[7] H.R.J. Res. 127, 104th Cong., 1st Sess. (1995). Rep. Ernest J. Istook, Jr. (R. Okla.) introduced the amendment less than two weeks after the introduction of the Religious Equality Amendment. The Religious Liberties Amendment provides:

To secure the people's right to acknowledge God according to the dictates of conscience: Nothing in this Constitution shall prohibit acknowledgments of the religious heritage, beliefs, or traditions of the people, or prohibit student-sponsored prayer in public schools. Neither the United States nor any State shall compose any official prayer or compel joining in prayer, or discriminate against religious expression or belief.
Id. Return to text.

[8] Constitutional scholars, including Douglas Laycock, have warned that the Religious Equality Amendment is only a " 'school prayer' amendment in disguise." Janan Hanna, Proposal Seeks 'Religious Equality'; 1st Amendment Would Be Redefined, CHI. TRIB., Dec. 10, 1995, at C1. The Religious Liberties Amendment, on the other hand, shuns any such disguise; its explicit goal is to restore prayer in schools. Katharine Q. Seelye, Proposed Prayer Amendment Splits the Right, N.Y. TIMES, Nov. 22, 1995, at D18. A spokesman for Americans United for Separation of Church and State has described the Religious Liberties Amendment as "essentially repeal[ing] the First Amendment's Establishment Clause." Id. Return to text.

[9] 403 U.S. 602 (1971). Lemon laid out a three-part test: "First, the statute must have a secular legislative purpose; second, its principle or primary effect must be one that neither advances nor inhibits religion; finally, the statute must not foster 'an excessive government entanglement with religion.' " Id. at 612-13 (citations omitted). See generally Walz v. Tax Comm'n, 397 U.S. 664, 674 (1970). Return to text.

[10] Justices O'Connor, Scalia, Kennedy, Thomas, and Chief Justice Rehnquist have all expressed dissatisfaction with the Lemon test. See, e.g., Board of Educ. of Kiryas Joel Village Sch. Dist. v. Grumet, 114 S. Ct. 2481 (1994) (Scalia, J., dissenting) (remarking that "in many applications [the Lemon test] has been utterly meaningless"); County of Allegheny v. American Civil Liberties Union, 492 U.S. 573, 656 (1989) (Kennedy, J., concurring in part and dissenting in part) (stating that Lemon test should not be Court's "primary guide" in its Establishment Clause jurisprudence); id. at 623 (O'Connor, J., concurring) (preferring "endorsement test" over Lemon test); Wallace v. Jaffree, 472 U.S. 38, 112 (1985) (Rehnquist, J., dissenting) (stating that Lemon "has no basis in the history of the amendment it seeks to interpret"). See also discussion infra part IV. Return to text.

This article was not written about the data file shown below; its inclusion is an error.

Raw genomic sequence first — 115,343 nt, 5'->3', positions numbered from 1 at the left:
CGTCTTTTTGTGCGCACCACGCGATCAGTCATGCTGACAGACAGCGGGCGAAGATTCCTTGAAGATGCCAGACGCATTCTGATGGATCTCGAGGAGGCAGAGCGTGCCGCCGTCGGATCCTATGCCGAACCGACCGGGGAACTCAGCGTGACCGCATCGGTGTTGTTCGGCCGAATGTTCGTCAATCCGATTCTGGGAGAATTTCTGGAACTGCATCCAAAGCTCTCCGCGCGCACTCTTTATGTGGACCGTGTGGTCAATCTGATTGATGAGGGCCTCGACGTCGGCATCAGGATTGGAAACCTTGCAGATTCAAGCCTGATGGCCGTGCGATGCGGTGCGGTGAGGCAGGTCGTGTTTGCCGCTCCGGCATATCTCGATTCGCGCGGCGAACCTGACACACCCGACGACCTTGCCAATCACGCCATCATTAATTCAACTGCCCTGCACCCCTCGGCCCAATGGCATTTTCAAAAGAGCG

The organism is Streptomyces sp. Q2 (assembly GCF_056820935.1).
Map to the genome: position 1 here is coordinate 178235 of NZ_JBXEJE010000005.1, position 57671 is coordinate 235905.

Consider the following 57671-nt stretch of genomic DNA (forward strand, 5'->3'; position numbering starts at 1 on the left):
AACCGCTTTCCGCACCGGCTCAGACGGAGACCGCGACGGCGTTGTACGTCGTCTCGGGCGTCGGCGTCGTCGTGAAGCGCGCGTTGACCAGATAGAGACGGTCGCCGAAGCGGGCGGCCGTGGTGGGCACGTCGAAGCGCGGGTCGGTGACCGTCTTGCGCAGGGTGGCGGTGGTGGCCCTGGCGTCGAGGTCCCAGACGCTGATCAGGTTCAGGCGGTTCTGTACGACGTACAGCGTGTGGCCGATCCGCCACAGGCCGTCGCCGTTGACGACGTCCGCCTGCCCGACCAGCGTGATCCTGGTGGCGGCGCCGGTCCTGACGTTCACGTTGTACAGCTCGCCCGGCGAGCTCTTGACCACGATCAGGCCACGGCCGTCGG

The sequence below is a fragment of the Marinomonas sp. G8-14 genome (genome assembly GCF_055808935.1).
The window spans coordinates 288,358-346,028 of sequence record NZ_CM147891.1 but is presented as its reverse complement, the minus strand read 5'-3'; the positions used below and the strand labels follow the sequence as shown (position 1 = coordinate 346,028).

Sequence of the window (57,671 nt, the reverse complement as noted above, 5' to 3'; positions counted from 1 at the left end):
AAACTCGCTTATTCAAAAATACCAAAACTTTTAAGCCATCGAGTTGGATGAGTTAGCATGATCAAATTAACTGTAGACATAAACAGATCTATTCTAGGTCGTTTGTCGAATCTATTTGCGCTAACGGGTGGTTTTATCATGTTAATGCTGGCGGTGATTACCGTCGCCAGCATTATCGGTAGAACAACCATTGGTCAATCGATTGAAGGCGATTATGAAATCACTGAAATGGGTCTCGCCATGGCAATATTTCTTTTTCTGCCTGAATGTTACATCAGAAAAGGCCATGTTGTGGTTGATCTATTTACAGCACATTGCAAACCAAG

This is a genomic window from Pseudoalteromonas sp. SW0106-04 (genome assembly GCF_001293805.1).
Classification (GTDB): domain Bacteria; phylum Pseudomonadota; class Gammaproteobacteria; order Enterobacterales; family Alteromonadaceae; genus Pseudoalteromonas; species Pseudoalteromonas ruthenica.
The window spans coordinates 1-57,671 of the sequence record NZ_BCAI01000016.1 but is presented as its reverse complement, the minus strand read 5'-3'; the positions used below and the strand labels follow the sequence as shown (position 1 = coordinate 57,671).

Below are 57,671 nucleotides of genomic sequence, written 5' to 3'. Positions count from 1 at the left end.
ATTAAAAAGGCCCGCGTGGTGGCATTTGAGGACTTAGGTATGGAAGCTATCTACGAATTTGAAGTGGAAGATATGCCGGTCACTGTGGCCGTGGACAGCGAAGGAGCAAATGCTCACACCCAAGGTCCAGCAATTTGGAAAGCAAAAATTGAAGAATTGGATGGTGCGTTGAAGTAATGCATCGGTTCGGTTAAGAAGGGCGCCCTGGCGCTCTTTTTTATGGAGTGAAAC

[11] Michael W. McConnell, Religious Freedom at a Crossroads, 59 U. CHI. L. REV. 115, 134 (1992) ("The ideology of secular liberalism, while still strong among the American elite, has lost its position of unquestioned dominance."). Return to text.

[12] Kathleen M. Sullivan, Religion and Liberal Democracy, 59 U. CHI. L. REV. 195, 203 (1992) (observing that while recent U.S. Supreme Court decisions have tolerated some official sponsorship of religion, "even this much accommodation of religion in public life is not enough, however, for some members of the Court"). Return to text.

[13] Id. at 195-96; McConnell, supra note 11, at 134-35. Return to text.

[14] The Supreme Court has voiced the very same concern:

By the time of the adoption of the Constitution, our history shows that there was a widespread awareness among many Americans of the dangers of a union of Church and State. These people knew, some of them from bitter personal experience, that one of the greatest dangers to the freedom of the individual to worship in his own way lay in the Government's placing its official stamp of approval upon one particular . . . form of religious services.
Engel v. Vitale, 370 U.S. 421, 429 (1962). In addition to obvious abuses, such as those which took place in Nazi Germany from 1933 to 1945 and during the Spanish Inquisition in the late fifteenth century, the events in Bosnia-Herzegovina are a more recent example of such horrors. See John F. Burns, 500 Muslims Driven by Serbs Through a Gauntlet of Terror, N.Y. TIMES, Oct. 2, 1992, at A1. Return to text.

[15] "While the Free Exercise Clause clearly prohibits the use of state action to deny the rights of free exercise to anyone, it has never meant that a majority could use the machinery of the State to practice its beliefs." Abington Sch. Dist. v. Schempp, 374 U.S. 203, 226 (1963). Return to text.